Mini-India

The Politics of Migration and Subalternity in the Andaman Islands

Price: 1100.00 INR

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ISBN:

9780199469864

Publication date:

08/05/2017

Hardback

384 pages

Price: 1100.00 INR

We sell our titles through other companies
Disclaimer :You will be redirected to a third party website.The sole responsibility of supplies, condition of the product, availability of stock, date of delivery, mode of payment will be as promised by the said third party only. Prices and specifications may vary from the OUP India site.

ISBN:

9780199469864

Publication date:

08/05/2017

Hardback

384 pages

Philipp Zehmisch

This ethnographic study of the Andaman settler society analyses various shades of inequality that arise from migrant communities' material and representational access to the state. The author employs the concept of subalternity to investigate political negotiations of island history, collective identity, ecological sustainability, and resource access. Interpreting characteristic views, practices, and voices of subaltern interlocutors, the author untangles their collective agency and consciousness in migration, settlement, and place-making processes. Further, the book highlights particular subaltern strategies in order to achieve autonomy and peaceful cohabitation through movement, cultural and social appropriation, and multi-layered methods of resistance.

Rights:  World Rights

Philipp Zehmisch

Description

Often called ‘Mini-India’, the Andaman Islands have been a crucial site of encounter between different regimes, subjects, castes, creeds, languages, and ethnicities. Since 1858, subaltern convicts, refugees, repatriates, and labourers from South and Southeast Asia have moved to the islands, condemned to, or in search of a new life. While some migrants have achieved social mobility, others have remained disenfranchised and marginalized.
This ethnographic study of the Andaman settler society analyses various shades of inequality that arise from migrant communities’ material and representational access to the state. The author employs the concept of subalternity to investigate political negotiations of island history, collective identity, ecological sustainability, and resource access. Interpreting characteristic views, practices, and voices of subaltern interlocutors, the author untangles their collective agency and consciousness in migration, settlement, and place-making processes. Further, the book highlights particular subaltern strategies in order to achieve autonomy and peaceful cohabitation through movement, cultural and social appropriation, and multi-layered methods of resistance.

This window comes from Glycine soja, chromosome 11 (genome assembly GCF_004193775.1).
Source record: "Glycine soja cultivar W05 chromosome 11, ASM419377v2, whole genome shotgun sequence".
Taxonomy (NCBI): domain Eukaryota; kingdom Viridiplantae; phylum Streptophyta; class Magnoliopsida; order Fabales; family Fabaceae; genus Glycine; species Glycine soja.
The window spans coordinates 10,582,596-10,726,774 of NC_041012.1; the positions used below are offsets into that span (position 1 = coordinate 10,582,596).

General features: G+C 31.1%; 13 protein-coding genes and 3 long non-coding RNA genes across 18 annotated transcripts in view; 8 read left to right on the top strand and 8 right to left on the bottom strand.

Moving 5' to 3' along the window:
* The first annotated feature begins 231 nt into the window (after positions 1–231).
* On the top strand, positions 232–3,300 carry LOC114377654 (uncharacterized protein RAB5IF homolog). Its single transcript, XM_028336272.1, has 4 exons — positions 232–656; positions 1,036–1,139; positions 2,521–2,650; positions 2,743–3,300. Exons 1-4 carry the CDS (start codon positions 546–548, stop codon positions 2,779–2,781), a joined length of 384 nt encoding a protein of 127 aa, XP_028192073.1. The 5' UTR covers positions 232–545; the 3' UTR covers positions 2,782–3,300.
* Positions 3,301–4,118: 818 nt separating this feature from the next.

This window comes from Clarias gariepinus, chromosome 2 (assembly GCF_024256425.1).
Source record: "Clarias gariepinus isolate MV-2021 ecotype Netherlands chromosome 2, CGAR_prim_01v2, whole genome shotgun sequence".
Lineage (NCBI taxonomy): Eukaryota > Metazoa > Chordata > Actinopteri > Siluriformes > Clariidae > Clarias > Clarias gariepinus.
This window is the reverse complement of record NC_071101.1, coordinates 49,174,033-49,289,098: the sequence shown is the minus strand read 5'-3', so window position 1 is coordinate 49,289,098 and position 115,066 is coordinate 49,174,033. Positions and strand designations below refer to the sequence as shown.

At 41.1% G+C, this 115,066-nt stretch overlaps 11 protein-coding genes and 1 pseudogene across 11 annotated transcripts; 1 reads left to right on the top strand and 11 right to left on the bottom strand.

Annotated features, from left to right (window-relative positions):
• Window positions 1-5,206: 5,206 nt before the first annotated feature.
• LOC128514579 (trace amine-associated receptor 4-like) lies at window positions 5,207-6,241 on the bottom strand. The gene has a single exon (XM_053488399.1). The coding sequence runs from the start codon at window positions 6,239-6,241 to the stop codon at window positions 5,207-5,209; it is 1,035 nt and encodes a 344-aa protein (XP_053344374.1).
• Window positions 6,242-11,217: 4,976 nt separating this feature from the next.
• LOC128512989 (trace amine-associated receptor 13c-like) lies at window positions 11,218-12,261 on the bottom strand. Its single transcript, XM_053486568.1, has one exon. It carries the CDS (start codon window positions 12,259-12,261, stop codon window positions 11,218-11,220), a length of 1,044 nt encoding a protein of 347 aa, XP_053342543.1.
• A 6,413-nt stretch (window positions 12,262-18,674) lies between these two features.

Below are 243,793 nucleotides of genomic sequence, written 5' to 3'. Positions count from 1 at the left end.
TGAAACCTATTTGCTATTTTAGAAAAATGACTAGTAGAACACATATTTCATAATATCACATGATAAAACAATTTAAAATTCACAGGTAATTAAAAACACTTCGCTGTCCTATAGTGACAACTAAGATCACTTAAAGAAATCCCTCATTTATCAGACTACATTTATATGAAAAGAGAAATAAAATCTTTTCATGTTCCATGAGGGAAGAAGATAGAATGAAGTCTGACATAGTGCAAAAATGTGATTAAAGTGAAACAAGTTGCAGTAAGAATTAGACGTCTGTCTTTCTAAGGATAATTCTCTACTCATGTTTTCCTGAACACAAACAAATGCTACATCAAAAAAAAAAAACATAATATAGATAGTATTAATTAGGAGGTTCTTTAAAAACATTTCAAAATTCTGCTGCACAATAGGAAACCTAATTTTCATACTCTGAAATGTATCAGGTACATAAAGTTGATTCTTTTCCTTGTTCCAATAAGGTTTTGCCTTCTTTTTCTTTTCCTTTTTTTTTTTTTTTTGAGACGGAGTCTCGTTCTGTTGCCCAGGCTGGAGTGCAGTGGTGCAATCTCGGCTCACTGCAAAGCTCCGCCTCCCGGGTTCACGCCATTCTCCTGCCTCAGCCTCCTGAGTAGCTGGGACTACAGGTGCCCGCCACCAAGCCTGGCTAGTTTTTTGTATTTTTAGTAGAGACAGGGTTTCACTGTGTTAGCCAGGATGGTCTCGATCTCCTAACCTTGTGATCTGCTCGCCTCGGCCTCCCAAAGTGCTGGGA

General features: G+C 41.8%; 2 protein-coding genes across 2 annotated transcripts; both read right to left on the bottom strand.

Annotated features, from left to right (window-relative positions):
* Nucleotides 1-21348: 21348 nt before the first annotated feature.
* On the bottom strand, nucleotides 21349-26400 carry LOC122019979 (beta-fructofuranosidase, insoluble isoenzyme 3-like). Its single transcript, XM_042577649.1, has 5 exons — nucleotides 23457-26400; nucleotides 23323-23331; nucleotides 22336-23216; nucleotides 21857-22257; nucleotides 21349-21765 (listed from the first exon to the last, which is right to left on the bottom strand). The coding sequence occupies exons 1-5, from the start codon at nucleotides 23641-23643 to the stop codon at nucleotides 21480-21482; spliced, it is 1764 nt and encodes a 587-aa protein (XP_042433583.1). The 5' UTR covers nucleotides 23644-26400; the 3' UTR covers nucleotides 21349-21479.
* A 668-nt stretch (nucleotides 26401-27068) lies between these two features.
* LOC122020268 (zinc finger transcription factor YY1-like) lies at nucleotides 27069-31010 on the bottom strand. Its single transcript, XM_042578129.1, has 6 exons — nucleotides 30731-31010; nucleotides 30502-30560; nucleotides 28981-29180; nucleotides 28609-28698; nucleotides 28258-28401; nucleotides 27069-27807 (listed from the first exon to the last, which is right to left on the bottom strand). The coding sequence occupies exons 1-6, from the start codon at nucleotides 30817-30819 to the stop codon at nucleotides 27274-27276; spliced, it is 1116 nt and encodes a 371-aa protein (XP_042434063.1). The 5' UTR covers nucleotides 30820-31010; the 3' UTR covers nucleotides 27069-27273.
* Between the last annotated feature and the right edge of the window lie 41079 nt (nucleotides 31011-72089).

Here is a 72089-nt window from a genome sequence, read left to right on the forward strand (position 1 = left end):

About the Author

Philipp Zehmisch
is Post-Doctoral Research Fellow at the Center for Advanced Studies and the Institute of Social and Cultural Anthropology, Ludwig-Maximilians-Universität, Munich, Germany.

Philipp Zehmisch

Table of contents


List of Figures and Maps
Acknowledgements
List of Abbreviations
Prologue

Introduction

Part I Theory, Methodology, and the Field

1 The Concept of Subalternity: Theoretical and Methodological Implications
2 Doing Fieldwork in the Andamans: Transformations with and within the Field

Part II Islands of Subalternity: Migration, Place-Making, and Politics

3 Subaltern Migrations and the State
4 Mini-India: Nationalism, Politics, and Subaltern Consciousness
5 Manifestations of History
Interlude: Fieldwork, the Subaltern, and the Everyday State

Part III Landscapes of Subalternity: An Ethnography of the Ranchis of Mini-India

6 Uncovering the Silent Other: Colonization, Aboriginal Labour, and the Production of Ranchi-ness
7 The Ranchis of Mini-India: Subaltern Lifeworlds in the Margins of the State
8 The Politics of Voice and Silence: Dialectics of Domination and Autonomy

Conclusion

Glossary
Bibliography
Index
About the Author

Philipp Zehmisch

Features

  • First ethnographic literature on the Ranchi community in the Andaman Islands
  • Contributes to the academic tradition of subaltern theory from an anthropological perspective
  • Focusses on how marginalized people from criminalized, low-class, low-caste, landless, refugee, repatriated, and Adivasi backgrounds have come to form a cosmopolitan ‘Mini-India’ in the Andaman Islands.

Philipp Zehmisch

Review